Name: Crassigyrinus‭ (‬Thick frog‭).
Phonetic: Crass-i-ji-rin-us.
Named By: Watson‭ ‬-‭ ‬1929.
Classification: Chordata,‭ ‬Amphibia,‭ ‬Labyrinthodontia,‭ ‬Ichthyostegalia,‭ ‬Crassigyrinidae.
Species: C.‭ ‬scoticus (type).
Type: Carnivore.
Size: 2‭ ‬meters long.
Known locations: Scotland.
Time period: Visean of the Carboniferous.
Fossil representation: Several incomplete specimens,‭ ‬three skulls.

       An interesting specimen of an early amphibian as it appears to have completely abandoned terrestrial life in favour of an aquatic lifestyle.‭ ‬Its limbs,‭ ‬especially those at the front,‭ ‬were greatly reduced in size and would have been no use for land locomotion.‭ ‬They would have still served as rudders ‬and may have been used for pushing through dense undergrowth of aquatic plants.‭ ‬It is possible they may also have still been used for mating,‭ ‬allowing a male to hold onto a female during the spawning process,‭ ‬the same way as many modern amphibians do today.‭ ‬Further,‭ ‬the pelvis did not have a solid connection to the spine as can be found in terrestrial vertebrates.‭
       Analysis of the skull reveals a predatory lifestyle.‭ ‬The jaws featured two rows of teeth,‭ ‬including two elongated fangs,‭ ‬perfect for biting into fish.‭ ‬The jaws could also open very wide and appear to have had the supporting muscle structure to inflict very powerful bites,‭ ‬meaning that once Crassigyrinus was clamped on,‭ ‬there was no escape.‭ ‬Further,‭ ‬the snout of the skull had several ridges to it suggesting re-enforcement to cope with the stress of a high bite force.‭ ‬Its plausible that Crassigyrinus needed these adaptations for coping with prey that was also powerful,‭ ‬hinting at a predatory specialisation. The eyes also appear to be enlarged,‭ ‬an adaptation for low ambient light,‭ ‬suggesting either a nocturnal lifestyle or deep water hunting.‭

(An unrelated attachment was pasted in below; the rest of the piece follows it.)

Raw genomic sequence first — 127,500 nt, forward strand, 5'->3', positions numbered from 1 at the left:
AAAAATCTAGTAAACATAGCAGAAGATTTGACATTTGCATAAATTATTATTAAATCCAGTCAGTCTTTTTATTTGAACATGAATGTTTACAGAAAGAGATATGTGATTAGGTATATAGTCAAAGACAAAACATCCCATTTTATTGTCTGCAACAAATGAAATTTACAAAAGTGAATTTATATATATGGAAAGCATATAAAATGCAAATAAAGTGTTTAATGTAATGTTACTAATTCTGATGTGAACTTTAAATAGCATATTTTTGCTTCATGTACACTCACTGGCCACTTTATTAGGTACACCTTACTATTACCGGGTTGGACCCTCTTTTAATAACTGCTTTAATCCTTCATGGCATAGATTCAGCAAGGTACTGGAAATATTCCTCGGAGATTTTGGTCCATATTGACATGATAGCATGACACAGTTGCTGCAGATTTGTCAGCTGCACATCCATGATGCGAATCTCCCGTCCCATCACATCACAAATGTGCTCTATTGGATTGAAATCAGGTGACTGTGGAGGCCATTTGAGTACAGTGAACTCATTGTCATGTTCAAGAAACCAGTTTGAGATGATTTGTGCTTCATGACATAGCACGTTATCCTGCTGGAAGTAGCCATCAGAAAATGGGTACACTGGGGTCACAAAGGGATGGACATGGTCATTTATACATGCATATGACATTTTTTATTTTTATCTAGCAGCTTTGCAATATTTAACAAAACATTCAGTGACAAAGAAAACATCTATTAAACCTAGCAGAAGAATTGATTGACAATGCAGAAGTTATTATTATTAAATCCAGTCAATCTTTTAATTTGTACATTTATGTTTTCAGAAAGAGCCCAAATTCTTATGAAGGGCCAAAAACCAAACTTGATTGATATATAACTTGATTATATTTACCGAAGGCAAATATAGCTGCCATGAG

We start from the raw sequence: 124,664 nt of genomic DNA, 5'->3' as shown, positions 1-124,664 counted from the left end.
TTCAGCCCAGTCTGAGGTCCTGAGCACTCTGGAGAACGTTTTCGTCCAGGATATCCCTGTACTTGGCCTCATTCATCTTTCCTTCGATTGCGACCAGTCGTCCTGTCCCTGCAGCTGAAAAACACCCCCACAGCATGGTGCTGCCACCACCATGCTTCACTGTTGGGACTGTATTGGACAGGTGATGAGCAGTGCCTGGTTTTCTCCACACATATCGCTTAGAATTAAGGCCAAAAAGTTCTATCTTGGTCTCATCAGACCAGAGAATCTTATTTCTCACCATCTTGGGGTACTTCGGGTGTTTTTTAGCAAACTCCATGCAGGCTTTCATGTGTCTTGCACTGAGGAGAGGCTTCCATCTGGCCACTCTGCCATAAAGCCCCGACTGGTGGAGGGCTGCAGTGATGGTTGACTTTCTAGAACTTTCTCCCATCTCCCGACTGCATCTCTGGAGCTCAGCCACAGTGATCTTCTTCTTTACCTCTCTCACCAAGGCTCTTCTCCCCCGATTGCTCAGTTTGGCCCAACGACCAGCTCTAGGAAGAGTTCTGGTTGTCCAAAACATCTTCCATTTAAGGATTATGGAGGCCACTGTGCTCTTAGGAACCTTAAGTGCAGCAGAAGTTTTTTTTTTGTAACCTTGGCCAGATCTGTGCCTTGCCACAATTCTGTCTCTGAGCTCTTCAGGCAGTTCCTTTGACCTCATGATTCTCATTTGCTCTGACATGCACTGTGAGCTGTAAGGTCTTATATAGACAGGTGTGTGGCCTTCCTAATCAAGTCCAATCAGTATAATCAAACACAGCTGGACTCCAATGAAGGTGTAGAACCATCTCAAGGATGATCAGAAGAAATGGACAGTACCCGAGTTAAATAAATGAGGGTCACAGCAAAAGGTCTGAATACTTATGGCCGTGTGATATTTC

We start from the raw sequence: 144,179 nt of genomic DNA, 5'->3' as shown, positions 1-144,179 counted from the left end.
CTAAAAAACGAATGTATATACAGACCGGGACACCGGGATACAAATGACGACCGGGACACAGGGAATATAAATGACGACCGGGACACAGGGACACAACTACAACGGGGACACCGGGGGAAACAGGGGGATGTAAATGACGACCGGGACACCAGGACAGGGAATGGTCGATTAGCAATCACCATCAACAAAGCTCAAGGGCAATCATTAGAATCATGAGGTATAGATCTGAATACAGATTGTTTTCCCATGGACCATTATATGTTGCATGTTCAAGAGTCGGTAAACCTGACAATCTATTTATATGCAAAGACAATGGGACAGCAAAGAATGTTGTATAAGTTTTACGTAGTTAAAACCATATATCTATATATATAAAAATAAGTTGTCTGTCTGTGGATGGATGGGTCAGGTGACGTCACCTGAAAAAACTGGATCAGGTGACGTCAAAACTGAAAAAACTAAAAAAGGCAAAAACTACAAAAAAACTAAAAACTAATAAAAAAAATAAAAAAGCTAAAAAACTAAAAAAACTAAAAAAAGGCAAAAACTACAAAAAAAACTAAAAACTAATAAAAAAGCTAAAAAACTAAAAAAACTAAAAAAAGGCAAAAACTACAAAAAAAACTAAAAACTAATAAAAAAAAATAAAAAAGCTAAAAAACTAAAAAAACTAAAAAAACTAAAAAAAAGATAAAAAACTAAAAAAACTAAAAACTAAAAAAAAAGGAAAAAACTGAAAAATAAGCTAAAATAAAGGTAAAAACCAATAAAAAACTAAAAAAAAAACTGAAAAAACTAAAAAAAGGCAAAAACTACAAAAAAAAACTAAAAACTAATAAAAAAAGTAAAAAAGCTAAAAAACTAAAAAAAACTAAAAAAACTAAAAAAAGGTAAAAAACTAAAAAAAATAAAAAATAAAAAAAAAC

The tail is not well known as it is often not preserved very well.‭ ‬Given the size of the small limbs,‭ ‬it may have been large to compensate for them,‭ ‬and from what tail fragments that have been recovered,‭ ‬may have been flattened laterally.‭ ‬Such an adaptation would have provided stable locomotion in the water,‭ ‬as well as sudden bursts of speed.
       Crassigyrinus may have favoured the ambush predator approach,‭ ‬instead of just cruising around looking for a snack.‭ ‬A modern day comparison could be made with a freshwater Pike.‭ ‬A Pike has a very stunted tail compared to other fish,‭ ‬but it will often lurk amongst the reeds waiting for prey items to swim close enough to be within striking distance.‭ ‬Once close enough it lines itself up and uses it short but powerful tail to produce a sudden burst of speed at its target.‭ ‬Its wide mouth filled with teeth means that whatever is in front has little chance of getting away,‭ ‬possibly not unlike Crassigyrinus.

Further reading
- On Crassigyrinus scoticus Watson, a primitive amphibian from the Lower Carboniferous of Scotland. - Palaeontology 16: 179-193. - A. L. Panchen - 1973.
- On the amphibian Crassigyrinus scoticus Watson from the Carboniferous of Scotland. - Philosophical Transactions of the Royal Society of London B 309, 505-568. - A. L. Panchen - 1985.
- The Scottish Carboniferous tetrapod Crassigyrinus scoticus (Lydekker) - cranial anatomy and relationships. - Transactions of the Royal Society of Edinburgh: Earth Sciences. 88, 127-142. - J. A. Clack - 1998.


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